It doesn’t escape me that there are those who have lived as if email always existed. However, for those of us who have seen this jewel of communication evolve in our lifetime there is a special admiration. How else would I know I was qualified to be a financial liaison for a magnate in a foreign country willing to give me millions for my assistance? How could I have ever known every possible cure to man was available for a small fee? I actually could have never guessed so many women wanted to meet me (and my credit card), or that ridiculous refinance rates were available for unlimited amounts of cash.
But, seriously (kinda), I do love email and have been a huge fan since it first hit the scene and we could stop pretending we knew what it was (even before we did). I love it so much I have learned to spam and e-market…yes that’s me. It’s as if my personal goal became to make my outbox, larger than my inbox. But, again, I do love email. It put an end to senseless phone tag. Remember, the good old days when you could call back and forth all day and never speak, or get an answer to your question. Even more, I love the elimination of the endless conversation when I just have one simple question (or answer). You know. How are the kids? Where you going this weekend? Why do you like the color red? You get the picture. Inevitably someone would have this great story everyone else was tired of listening to, and you had the great fortune of being next in line when they picked up the phone. Then came the education we all had to learn. You could not unsay email or claim, ‘I never said that’. We all had to learn emotion was void, abundant, or out of control in our correspondence depending on the individual reading it. You see, we cannot inject our emotion into our electronic mail. So in the vacuum, the recipient can inject whatever assumed emotion they wish into our meaning.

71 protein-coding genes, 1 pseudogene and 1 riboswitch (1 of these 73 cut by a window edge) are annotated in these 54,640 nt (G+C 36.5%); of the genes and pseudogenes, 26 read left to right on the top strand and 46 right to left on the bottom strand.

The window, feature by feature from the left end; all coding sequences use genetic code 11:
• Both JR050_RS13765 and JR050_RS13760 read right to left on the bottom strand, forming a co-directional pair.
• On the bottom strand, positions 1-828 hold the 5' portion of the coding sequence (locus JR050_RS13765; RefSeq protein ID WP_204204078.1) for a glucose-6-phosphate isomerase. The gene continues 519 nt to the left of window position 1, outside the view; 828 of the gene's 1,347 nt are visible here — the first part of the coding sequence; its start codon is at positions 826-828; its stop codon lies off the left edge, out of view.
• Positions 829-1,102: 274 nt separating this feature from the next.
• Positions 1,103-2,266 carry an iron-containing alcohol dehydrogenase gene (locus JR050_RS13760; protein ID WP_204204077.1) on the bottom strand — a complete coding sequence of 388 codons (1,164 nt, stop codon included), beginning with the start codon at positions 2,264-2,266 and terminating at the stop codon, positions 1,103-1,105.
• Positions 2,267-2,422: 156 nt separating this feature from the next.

But, despite all these great reasons to love email (or not), our infatuation needs temperance. Being productive means managing one’s email, instead of letting it manage you. Technology is wonderful, but it nibbles all day at our productivity. (Add Instant messages, Facebook, twitter, etc). The most successful individuals are those who appropriate specific, and limited, times during their day to deal with email. Staying on task and completing projects becomes simpler when we have the ah-ha moment that our reply is not as important as we thought it was. Urgent messages are the exception. And correspondences that are time sensitive taken into consideration. But, just because you know something is in your inbox, doesn’t mean this second is the optimum time to address it. At the end of the day, you may find a little more time to enjoy. Or spend on LinkedIn. Enjoy the journey.
by James Anderson